Research Methods in criminal justice
Research Methods in criminal justice CCJ 4700
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This 13 page Study Guide was uploaded by miami305 on Tuesday January 12, 2016. The Study Guide belongs to CCJ 4700 at Florida International University taught by Dr. Meldrum in Winter 2015. Since its upload, it has received 79 views. For similar materials see Research Methods in Criminal Justice in Criminal Justice at Florida International University.
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Date Created: 01/12/16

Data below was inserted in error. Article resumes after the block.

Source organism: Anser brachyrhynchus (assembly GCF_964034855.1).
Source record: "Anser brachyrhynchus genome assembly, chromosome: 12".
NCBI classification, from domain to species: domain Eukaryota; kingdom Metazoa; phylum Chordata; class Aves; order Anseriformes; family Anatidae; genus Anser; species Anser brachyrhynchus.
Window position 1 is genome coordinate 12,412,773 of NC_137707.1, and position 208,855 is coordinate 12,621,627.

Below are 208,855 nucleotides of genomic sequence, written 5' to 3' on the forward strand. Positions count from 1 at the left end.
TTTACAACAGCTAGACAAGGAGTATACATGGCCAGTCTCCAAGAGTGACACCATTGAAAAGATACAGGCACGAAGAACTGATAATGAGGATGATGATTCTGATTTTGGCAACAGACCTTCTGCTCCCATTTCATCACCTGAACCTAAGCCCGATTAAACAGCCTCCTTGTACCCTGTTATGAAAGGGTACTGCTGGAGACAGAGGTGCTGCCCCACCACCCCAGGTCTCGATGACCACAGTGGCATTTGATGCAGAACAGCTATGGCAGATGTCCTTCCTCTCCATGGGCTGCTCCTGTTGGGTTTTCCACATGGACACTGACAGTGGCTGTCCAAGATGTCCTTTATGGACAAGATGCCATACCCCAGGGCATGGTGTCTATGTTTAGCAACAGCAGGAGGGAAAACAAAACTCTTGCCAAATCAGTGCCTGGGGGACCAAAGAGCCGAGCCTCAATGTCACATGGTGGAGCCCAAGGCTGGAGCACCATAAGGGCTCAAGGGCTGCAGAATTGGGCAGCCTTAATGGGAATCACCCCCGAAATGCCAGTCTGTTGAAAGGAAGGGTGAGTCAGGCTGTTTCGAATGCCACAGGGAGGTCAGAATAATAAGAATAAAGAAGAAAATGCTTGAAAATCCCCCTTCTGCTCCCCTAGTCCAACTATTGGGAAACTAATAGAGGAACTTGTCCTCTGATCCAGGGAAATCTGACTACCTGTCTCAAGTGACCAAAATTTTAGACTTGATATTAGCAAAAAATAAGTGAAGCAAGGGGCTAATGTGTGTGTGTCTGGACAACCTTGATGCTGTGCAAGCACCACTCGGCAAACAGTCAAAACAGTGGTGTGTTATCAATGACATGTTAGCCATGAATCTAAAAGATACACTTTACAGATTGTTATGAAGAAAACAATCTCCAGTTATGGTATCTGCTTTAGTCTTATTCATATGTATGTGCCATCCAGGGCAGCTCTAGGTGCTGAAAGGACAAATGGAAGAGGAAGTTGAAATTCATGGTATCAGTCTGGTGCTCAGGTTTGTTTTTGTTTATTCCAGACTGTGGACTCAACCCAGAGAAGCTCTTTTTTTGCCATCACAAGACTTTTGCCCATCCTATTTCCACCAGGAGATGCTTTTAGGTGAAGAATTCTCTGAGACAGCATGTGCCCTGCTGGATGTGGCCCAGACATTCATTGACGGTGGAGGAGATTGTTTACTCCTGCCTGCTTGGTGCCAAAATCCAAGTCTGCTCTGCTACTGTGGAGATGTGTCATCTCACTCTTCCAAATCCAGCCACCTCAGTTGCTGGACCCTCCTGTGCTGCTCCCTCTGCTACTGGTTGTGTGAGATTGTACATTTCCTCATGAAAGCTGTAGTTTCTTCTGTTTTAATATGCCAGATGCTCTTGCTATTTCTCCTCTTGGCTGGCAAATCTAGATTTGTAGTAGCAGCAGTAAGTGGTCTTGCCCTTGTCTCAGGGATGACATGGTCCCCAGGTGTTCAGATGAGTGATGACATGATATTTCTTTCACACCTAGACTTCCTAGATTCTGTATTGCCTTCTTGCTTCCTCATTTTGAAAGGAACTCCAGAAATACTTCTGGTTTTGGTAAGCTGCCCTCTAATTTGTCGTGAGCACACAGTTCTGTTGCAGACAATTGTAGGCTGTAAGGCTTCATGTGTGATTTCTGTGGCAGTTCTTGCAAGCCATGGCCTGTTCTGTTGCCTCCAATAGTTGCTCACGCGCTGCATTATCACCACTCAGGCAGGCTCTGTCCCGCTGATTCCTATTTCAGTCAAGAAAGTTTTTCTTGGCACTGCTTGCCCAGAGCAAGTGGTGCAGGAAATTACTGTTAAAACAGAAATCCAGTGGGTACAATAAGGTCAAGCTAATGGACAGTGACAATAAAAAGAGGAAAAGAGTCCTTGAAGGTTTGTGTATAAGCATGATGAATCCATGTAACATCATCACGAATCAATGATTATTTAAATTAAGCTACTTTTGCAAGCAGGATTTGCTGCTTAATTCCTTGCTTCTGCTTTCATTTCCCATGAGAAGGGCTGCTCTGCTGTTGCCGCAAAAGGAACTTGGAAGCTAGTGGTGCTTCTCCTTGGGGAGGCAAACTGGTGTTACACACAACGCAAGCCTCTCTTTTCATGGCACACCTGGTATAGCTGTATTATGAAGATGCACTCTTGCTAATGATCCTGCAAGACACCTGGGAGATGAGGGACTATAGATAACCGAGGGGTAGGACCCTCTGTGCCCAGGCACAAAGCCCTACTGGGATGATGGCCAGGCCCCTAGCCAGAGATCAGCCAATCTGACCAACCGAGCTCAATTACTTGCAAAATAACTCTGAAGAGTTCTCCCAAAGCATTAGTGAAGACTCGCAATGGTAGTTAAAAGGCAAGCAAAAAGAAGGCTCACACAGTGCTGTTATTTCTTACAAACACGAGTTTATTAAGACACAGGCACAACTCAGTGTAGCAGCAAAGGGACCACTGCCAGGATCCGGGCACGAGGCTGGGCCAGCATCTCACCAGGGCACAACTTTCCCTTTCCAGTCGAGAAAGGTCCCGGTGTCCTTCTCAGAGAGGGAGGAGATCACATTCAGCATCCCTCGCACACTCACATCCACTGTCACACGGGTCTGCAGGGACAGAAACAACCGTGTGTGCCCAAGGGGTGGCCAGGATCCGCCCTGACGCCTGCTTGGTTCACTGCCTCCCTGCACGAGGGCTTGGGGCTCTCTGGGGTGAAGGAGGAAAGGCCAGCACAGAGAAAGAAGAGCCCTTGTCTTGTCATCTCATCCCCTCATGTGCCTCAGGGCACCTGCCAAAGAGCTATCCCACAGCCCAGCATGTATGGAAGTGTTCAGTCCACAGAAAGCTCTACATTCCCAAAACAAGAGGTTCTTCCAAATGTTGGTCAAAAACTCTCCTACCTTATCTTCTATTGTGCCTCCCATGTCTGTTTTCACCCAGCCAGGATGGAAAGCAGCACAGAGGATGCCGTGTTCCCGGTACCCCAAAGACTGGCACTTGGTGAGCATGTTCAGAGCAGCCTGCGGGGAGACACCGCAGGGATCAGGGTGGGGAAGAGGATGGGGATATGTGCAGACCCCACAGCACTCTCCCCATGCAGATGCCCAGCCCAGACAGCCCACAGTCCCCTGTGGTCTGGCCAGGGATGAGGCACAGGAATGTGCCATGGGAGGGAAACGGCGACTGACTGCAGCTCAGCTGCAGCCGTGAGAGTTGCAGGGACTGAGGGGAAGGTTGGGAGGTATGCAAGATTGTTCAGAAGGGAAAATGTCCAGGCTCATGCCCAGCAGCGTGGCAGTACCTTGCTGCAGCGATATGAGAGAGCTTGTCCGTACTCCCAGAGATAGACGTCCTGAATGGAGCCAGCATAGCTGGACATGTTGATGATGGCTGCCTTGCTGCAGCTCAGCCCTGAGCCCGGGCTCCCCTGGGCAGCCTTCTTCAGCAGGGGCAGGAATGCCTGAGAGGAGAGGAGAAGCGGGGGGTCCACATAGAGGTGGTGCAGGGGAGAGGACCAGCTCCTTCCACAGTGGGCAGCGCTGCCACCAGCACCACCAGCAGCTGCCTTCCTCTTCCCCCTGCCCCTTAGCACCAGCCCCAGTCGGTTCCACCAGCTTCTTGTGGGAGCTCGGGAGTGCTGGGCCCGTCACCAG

CCJ 4700 • “more children using marijuana” CNN title • 1. how were “children” defined? • 2. More? • 3. Time frame? One year. • 4. Data collection? Ages of 12 to 17. Marijuana increased of 9% from 2008 to 2009. In 2008, 6.7% of 12-‐17 children used marijuana. In 2009 7.4% did. It was an increase in marijuana use, but it wasn’t a dramatic change • 5. Recruitment? • NSDUH: national survey of drug use health. It’s a survey • ACASI: survey you do online. CHAPTER 1&2, SCIENTIFIC INQUIRY AND THEORY IN SOCIAL SCIENCE RESEARCH • Experiential reality: the things we know from direct experience. • Agreement reality: the things we consider to be real because we have been told so, and everyone seems to believe they are. • Empirical research: research based on experience or observations. • Scientists have to meet criteria before agreeing on something they haven’t experienced. An assertion must have logical and empirical support, it must make sense and agree with observations. • Epistemology: the science of knowing • Methodology: the science of finding out. • Personal inquiry (day to day) : • Tradition: things that everyone knows, but that sometimes can be inaccurate (e.g, the earth is flat) (e.g. crimes are committed only by people in lower classes) • Authority: we tend to believe to things told by us by individuals who are in position for power , even if they’re not expert in the subject. • The believing in both of them can lead to mistakes and assumptions. ERRORS WE MAKE IN EVERYDAY REASONING 1. Inaccurate observations: we’re sloppy observers of everyday life. We don’t pay attention to some details. We tend to generalize. 2. Overgeneralization: form opinion based on anecdotal evidence, evidence accumulated basing on our personal data, rather that on specific data. • Scientific lifeguard: have lot of observations to base our conclusion on. Replication: repeating a study with different people and se tting to see if we get the same results. 3. Selective observations: we focus on specific events in the past and we ignore other event. E.g. Racial/ethnic prejudices. Limited interaction with people. E.g. parents and their view of their kids compared to how they see their kids. • Scientific lifeguard: making non-‐selective observations and not ignoring some of them 4. Illogical reasoning: the belief that an observation is an exception to the rule. The gambler’s fallacy: I’ve lost 9 times in a row, I’ll win next time. False, every time is the exact same odds. E.g. Resetting effect: thieves believe if they’ve just be caught in something, they wont be caught next time. False, the odds of being caught are always the same. • Scientific lifeguard: use of theories to guide researches. 5. Ideology and politics: this can bias our understanding of things. We might have certain believes in religion/politics etc. that can make it difficult to be objective in everyday life. • Scientific lifeguard: peer review helps to minimize biases . 2 FOUNDATIONS OF RESEARCH AND INQUIRY • Scientific inquiry is logic-‐empirical: -‐ 3 foundations: the systematic use of logic (theory); observation (data collection); and data analysis. • Scientific inquiry wants to find probabilistic patterns of regularity, not deterministic patterns. • Not every observation fit the pattern for the pattern to be valid. The key thing is saying: more likely to, NOT WILL. If 99 people fit, the pattern can be taken seriously. Not everyone has to fit • There is a focus on aggregates (groups of people) rather than on individuals. DIFFERENT PUPOSES OF RESEARCH • Exploration: the need to study of evaluate new policies, laws of phenomena. -‐ Do gay couples have lower divorce rates? • Description: simple counting and documenting. • Explanation: theory testing, every time you want to explain an outcome you have causes (generating the outcome). -‐ Why do some people commit more crime than others? • Evaluation: evaluating the effective of polices, programs etc. • Is the DARE program effective? • Prediction: using what we know about the past to predict something about the future. DIFFERING AVENUES FOR INQUIRY • ideographic vs nomothetic approaches. • Ideographic: developing a complete understanding of the reasons why a particular event happened. Understanding for a unique case or event. -‐ E.g. seeking to understand why a specific person committed suicide. • Nomothetic: explaining a class of events rather than a single event. • E.g. explaining 50 mass shooting. • Inductive vs deductive reasoning 3 • Inductive: theory building, moving from a set of observations to reach a conclusion about patterns in the observation. • Deductive: theory testing, moving from an expect pattern to making observations to confirm or not the expected pattern. • Quantitative vs qualitative data • Quantitative: observations are numerical, easy to statistically analyze. Empirical data that is numerical. • Qualitative: descriptive narration of something. Non -‐numerical. THE PLACE OF THEORY IN RESEARCH • A paradigm is a fundamental model that organizes our view of some social phenomena. • Spiritualism vs naturalism. • Spiritualistic explanation, of why people committed the crime, it was the devil. For ages they believed the spiritualistic explanations. • Naturalism, there are naturalistic explanations for why people commit crimes • People are inherently good vs people are inherently bad. • A theory is a logical interrelated set of propositions (hypothesis) about empirical reality. • Theoretical constructs: the factors that the theory emphasizes. The concepts that a theory directs our attention to. • For a theory to be useful it has to be falsifiable: we have to be able to put the theory to the test and collect data. We have to test it and see if the claims are valid or not. • A hypothesis is a statement that anticipates the relationship between theoretical constructs. We test hypothesis to determine the validity of a theory. Hypothesis are sets of “if” and “then” statements. • When we collect data to test a hypothesis, we do a hypothesis testing: • The research hypothesis is an affirmative statement of an expected relationship between variables. (H1) • The null hypothesis is a statement referring to a result that would run counter to the anticipated relationship between variables (H0). 4 MEASURING THEORETICAL CONSTRUCTS • Variable: the eye color. Anything we can measure that takes on distinct characteristics or properties. Hair color, age, height, money someone makes. • Criminological examples of variables: criminal (how much someone is a criminal), self control, depression, neighborhood. • Attribute, the different characteristics. • When the purpose of research is description, we are largely just talking about the distribution of attributes on one or more variables. • The US census • When the purpose of research is explanation, we see if there is a relationship between the attributes for two different variables. • Frequency of attending class and grades DIFFERENT TYPES OF VARIABLES • Independent variable (IV): something we believes explains the occurrence of something else. • the attributes for an IV are believed to cause the attributes for another variable. • Dependent variable (DV): the thing that we are trying to explain. Attendance and grades: grades are the DV, and attendance the IV. • Explain wining football games? If they trained in the rain more often, that would be a dependent variable. Body weight? Calories, height, genetics • There are different ways of thinking about the relation between independent variable and dependent variable: • IV à DV • Cause à effect • X à Y • Y= f(X)the DV is a result of the functioning on the IV. 5 • Examples of DV/IV relationships • Class attendance à+à good grades (if you attend class more often, you attend higher grades. More brings to something more) • Self control à -‐ à delinquency (less delinquency) • Effective parenting à -‐ à alcohol abuse (more parenting brings to less alcohol use) • Smoking à + à lung cancer. • Mediating variable: why an IV has a influence on a DV. • Mediating: comes between. • Self control à + à class attendance à + à grades. Class attendance: variable. Why does self control have better grades? Because they’re more likely to attend class, and as a consequence to have better grades. Mediated by the class attendance. • HIV status à + à AIDS status à + à early death. HIV itself doesn’t cause death, but the fact that if we have HIV we get AIDS does. AIDS mediates. • Moderating variable: a variable that alters or modify how an IV influences a DV. It doesn’t come in between, it changes it. When taking drugs, if we drink alcohol we are more likely to be drowsy. Alcohol changes the way drugs act on us. • Experiencing discrimination, committing delinquency is moderated by social support form parents. Two people, one of them has a lot of parents support and the other lives with his family but he doesn’t have a good relationship with his parents. The first person is least likely to commit delinquency because he has an open relationship with his parents, they can moderate and change the way he think s. ILLUSTRATING THEORETICAL RELATIONSHIP Fig.1. 6 INTERACTION OF THEORY, RESEARCH, AND CJ POLICIES AND PRGRAMS • Many CJ policies and programs have theoretical foundations: CHAPTER 5 • A concept is a mental image that summarizes a set of similar observations, feelings or ideas. We can think of an ide a, but until we decide to make choices of how we want to explain this concept, is a mental image. The concept of love: we can’t see it, but we can think of it. The concept of machiavelism and of self-‐ control. • Conceptualization: the process of specifying what is meant by a term by transforming mental images into something definable. Defining what love is. Specify what is meant by the term love. • Conceptual definition: the working definition of a concept. This is part of the process of conceptualization. • Concepts can be unidimensional (only one aspect) or multidimensional (having multiple aspects). • An operation is the procedure for measuring the concepts; the identification of a value of a variable. • Operationalization: the process of specifying the operations (measures) that will indicate the value of a variable. The can measure love with a survey about how warm they are with their loved ones. Ex, love, machiavelism (manipulate others for personal game), self-‐control. • Operational definition: the specific wording or procedure used to measure a concept. This is part of the process of operationalization. • Indicator: the question or other operation used to indicate the value of cases on a variable. 7 • Measurement choices: • Use of available data: URC data, local police records, census data etc. • Constructing survey questions: encompass public opinion polls. Placing people in the scenario and they see how they would react. • Making direct observations: in laboratory environments of other settings physically observing someone’s behavior. • Collect unobtrusive measures: physical trace evidence; archives; simple observations; contrived observation. • Exhaustiveness: the measurement of a variable must include all possible attributes. We must be able to classify every observation. Ex, survey on someone’s occupation: we could leave a blan k space and let them write it down. Then someone would have to read them all and classify them. Or they could provide 25 categories. The only problem is if the survey maker doesn’t provide enough categories and people get confused, and they would check a wrong one or decide not to respond. • Exclusiveness: each attribute for a variable should be mutually exclusive from every other attribute. Ex: what’s your college GPA? The options provided have to mutually exclusive. Ex: 0 – 1.00. 1.01-‐ 2.00. 2.01—3.00. 2.50-‐3.50. this is wrong because we have two categories that overlap each other. It is not accurate. • 4 different levels of measurement: • 1, nominal. Attributes for a variable have no inherent hierarchy or order. Ex, gender, race, panther ID, crime type. The a ttributes can’t be ranked as more or less than something. There’s no more or less. • 2, ordinal: attributes can be logically ranks – there can be ‘more’ or ‘less’ of something. Ex, education, support for the death penalty. • 3, interval: attributes can be ranked AND the distance/difference betwee attributes is assumed to be equal. Ex, IQ score, 8 temperature. Comparing someone who has an IQ of 90 and one of 100, is the same thing as comparing someone who has an IQ of 100 and one with 110. • 4, ratio: attributes can be ranked AND the distance between attributes is equal AND there is a true zero value starting point. Ex, income, age. They can all start with 0. • Reliability: when a measure yields consistent scores or observations on different occasions or in differ ent ways • Reliability can be assessed when something is measured: repeatedly • ways to assess reliability: • 1, test-‐retest reliability: measuring something at multiple points in time to see if you get the same result. Ex, asking college students to report their GPA. You always get the same answers over and over again. • 2, interrater reliability: having multiple people record the same measurements. Ex, to the extent that multiple raters provide the same score, this suggests reliability. • 3, internal consistency: using multiple indicators to measure a single concept. is there a consistent pattern in responses? Ex. Strong internal consistency: when the answers are all ‘strongly agree’ or ‘agree’. Weak internal consistency: when the answers are all different ‘strongly disagree’ ‘disagree’ ‘agree’ ‘strongly agree’. • 4, split-‐half reliability: splitting items intended to measure a single concept into two samples to see if the average scores across the two samples ae similar. Used in exploratory research. ex, we have 16 items. we can split them into 8 (1-‐8) and 8 (9-‐16). • 5, false measures reliability: inserting items into questionnaires concerning behavior that is non-‐existent, suggesting the reliability of other items on a survey could be in jeopardy. If people say 9 they’ve done something it doesn’t exist, then we realize that their other responses may not be reliable. • Assessing measurement validity: • Measurement validity: when a measure measures what it is presumed to measure. Ex, in the BMI (body mass index) a valid way to measure someone’s overall health risk? • 1, face validity: does the measure seem to be a reasonable w ay, on its face, to measure a concept? • 2, criterion-‐related validity: comparing a measure to some external source (criteria). Ex, the SAT and GPA. • 3, construct validity: when a particular variable is related to other theoretical variable as expected. Is like testing a theory. • 4, content validity: the extent to which a variable encompasses the concept you are trying to measure. • 5, multiple measure validity: comparing an individual measure to alternative sources of the same concept. Ex, compare observational rater scores of child aggression to maternal reports of child aggression. • Composite measures in research: • Composite measure: using multiple indicators to measure a single concept. • 1, typology: combine together the data from two or more variables to create a set of types for comparison. • 2, index: averaging together scores on different items to create an overall single score. • 3, variety index: specific to measuring delinquency/crime, is the sum total of the number of different acts someone reports. CHAPTER 6 10 THE MEASUREMENT OF CRIMINAL BEHAVIOR DELIQUENCY VS CRIME VS STATUS OFFENSES • Delinquency: acts defined as violations of law by individuals under the age of 18 years old. • Crime: acts defined as violations of law by individuals who are at least 18 years old • Status offense: underage drinking. Acts defined as violations of law because of the status of individuals committing the act. When you’re not 18 and you run away from home. • Criminal offense: individual act that can result in a charge for a crime having been committed • Criminal incident: one or more offenses committed within the same place and/or time. PURPOSES OF MEASURING CRIME • Monitoring: tracking trends across time and space. • Agency accountability: stand and/or federal funding is often tied to reporting requirements. You have to demonstrate its effectiveness when you want to start using a new program. • Research: establishing cause and effect relationships: what predicts delinquency/crime? MEASURING CRIMINAL BEHAVIOUR • 1, official police records. • A. crime known to the police: • we consider the data can be reliable if a crime is reported or discovered by the police. Homicide data is reliable. • Poor data resource is a crime often goes undetected by the police • Officers sometimes have discretion in deciding to arrest someone or not. • Dark figure of crime: when crimes are not reported to the police. DUI. 30% of the population is not being arrested for drinking and driving. 11 • B, FBI Uniform Crime Report (UCR) • Started in 1930 and includes a limited number of crime types. • Provides a summary-‐based measure of criminal behavior: no information is presented on individual offenders. (on groups on people) • Produced on a semi-‐annual basis. • States vary on definition of UCR, which is many crimes are not reported to them. • Part 1 offenses ( index crimes): reported to the police, arrest doesn’t have to be included in calculation of crime rates. Violent rate: murder, sexual battery (rape), robbery, aggravated assault. Property: burglary, larceny (theft), • Part 2 offenses: less serious offenses like vandalism, DUI. If there is no arrest, then the offense is not included in the published UCR statistics. DATA QUALITY ISSUES WITH THE UCR • THE HIERARCHY RULE: • Only the most serious offense in a given incident is recorded. • Not all police agencies report data to the FBI. 95% of agencies report to them. • Procedures for data collection and reporting vary across jurisdictions (lack of consistency) • Changes in crime rates may reflect changes in reporting pr actices, not actual change sin crime. Changes in reporting the crime doesn’t have to be a change in behavior. There was a change in the definition of sexual assault, not because of a change of behavior. • Clerical errors, staff turnover, database limitation s. 12 WAYS TO MEASURE CRIME: 1. OFFICIAL POLICE RECORDS • C. FBI Supplement homicide Report (SHR) • Started in 1961, detailed information for individual and specific crime of homicide. • Victim info, offender info, weapon used, relationship between victim and offender, time and location. Stranger homicide/homicide between people who knew each other. 13